Yes, it was my own fault for signing up without knowing how my information would be used or protected, but now that I’m aware of the situation, I can take steps to remedy it – which in this case means unsubscribing from this coach’s email list.

What this coach’s privacy policy can teach you about the know, like, and trust factor

I’m sharing this story with you because there is an important takeaway for you to keep in mind as you grow your own business. Again, I’m not saying that this coach did anything wrong, just that this particular way of treating email subscribers doesn’t align with the heart-centered and authentic methods I practice and teach.

I think it’s important that as business owners – especially in the holistic field – we have to constantly be looking for ways to improve and strengthen the trust with our email subscribers.

Be up front with visitors to your website who might be thinking about opting in to your email list and tell them exactly how you will treat their private information. Give them your word, and then stick to your word. Doing that will go a long way toward strengthening the know, like, and trust factor with your visitors and bring them one step closer to ultimately becoming a client or customer.

Bob-headshot-240x300Bob Crawford is a holistic business coach, helping members of the holistic community take their practice to the next level by attracting more clients and making more money, while still remaining authentic and heart-centered. Learn more at: www.growingyourholisticbusiness.com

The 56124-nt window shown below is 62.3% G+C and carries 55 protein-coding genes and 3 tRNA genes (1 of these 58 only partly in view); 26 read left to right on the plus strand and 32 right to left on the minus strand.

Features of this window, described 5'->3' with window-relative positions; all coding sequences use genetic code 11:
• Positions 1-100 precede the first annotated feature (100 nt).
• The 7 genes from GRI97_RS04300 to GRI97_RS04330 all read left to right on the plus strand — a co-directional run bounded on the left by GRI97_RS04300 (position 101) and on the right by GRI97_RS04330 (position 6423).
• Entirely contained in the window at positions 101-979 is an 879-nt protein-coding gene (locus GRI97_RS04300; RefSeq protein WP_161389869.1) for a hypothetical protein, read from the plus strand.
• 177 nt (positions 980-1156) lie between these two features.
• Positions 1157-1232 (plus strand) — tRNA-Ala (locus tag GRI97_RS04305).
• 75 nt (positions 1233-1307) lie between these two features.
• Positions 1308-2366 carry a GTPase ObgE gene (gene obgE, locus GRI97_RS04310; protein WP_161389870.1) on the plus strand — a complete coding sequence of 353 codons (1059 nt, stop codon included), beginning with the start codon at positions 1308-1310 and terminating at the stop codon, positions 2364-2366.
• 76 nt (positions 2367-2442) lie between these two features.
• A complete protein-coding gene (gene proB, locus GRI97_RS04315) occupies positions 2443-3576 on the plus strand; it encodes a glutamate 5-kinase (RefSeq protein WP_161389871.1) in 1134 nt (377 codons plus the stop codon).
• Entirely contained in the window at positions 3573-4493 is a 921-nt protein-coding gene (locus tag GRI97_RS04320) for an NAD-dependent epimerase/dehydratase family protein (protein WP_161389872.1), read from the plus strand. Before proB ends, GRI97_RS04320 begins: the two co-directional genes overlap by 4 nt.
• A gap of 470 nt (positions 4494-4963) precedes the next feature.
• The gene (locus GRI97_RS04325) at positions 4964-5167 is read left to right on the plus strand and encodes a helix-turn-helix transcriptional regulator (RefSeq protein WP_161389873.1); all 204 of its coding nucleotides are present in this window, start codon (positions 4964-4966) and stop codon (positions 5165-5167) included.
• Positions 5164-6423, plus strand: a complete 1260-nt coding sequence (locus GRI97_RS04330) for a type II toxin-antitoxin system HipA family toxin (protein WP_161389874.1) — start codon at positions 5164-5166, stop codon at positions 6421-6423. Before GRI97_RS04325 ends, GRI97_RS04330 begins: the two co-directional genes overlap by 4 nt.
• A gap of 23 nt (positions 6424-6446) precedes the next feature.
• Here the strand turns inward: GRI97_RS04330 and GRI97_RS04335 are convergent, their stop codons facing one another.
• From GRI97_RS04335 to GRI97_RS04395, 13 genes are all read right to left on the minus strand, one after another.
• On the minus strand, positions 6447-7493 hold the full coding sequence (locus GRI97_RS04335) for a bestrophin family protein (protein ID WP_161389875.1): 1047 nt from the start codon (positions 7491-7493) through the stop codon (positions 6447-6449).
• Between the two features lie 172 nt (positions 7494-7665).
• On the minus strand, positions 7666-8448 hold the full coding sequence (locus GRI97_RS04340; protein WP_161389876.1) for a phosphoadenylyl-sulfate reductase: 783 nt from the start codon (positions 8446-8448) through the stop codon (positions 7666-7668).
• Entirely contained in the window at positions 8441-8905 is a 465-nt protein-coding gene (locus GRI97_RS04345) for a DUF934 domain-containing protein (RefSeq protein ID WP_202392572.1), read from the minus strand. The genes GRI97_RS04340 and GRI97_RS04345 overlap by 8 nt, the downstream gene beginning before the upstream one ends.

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2 Comments

  1. Hi Bob. Thanks for sharing your experience. When I set up my website, I spent a lot of time thinking about my Privacy Policy and all the other policies that I needed to get in place to make sure that I appeared as ethical as I am in real life because I knew that there were people who might sign up for my offers without knowing me in real life. I even got a lawyer colleague of mine to do a high level vet on it. I stick to my rules and if I am going to send out more than the number of emails that I have informed them about in a particular month, I make sure that there is a valid reason for it.

    My rule of thumb is that if I receive daily emails that are all sell and not part of a campaign that I might have voluntarily signed up for, then I just unsubscribe and give that as the reason for moving away. Off to check some of the email newsletter policies to see if I have missed something. Thanks.

    • Thanks Vatsala, I believe the more open and honest we are, the deeper the relationship we can develop with our subscribers and potential subscribers.
      Peace!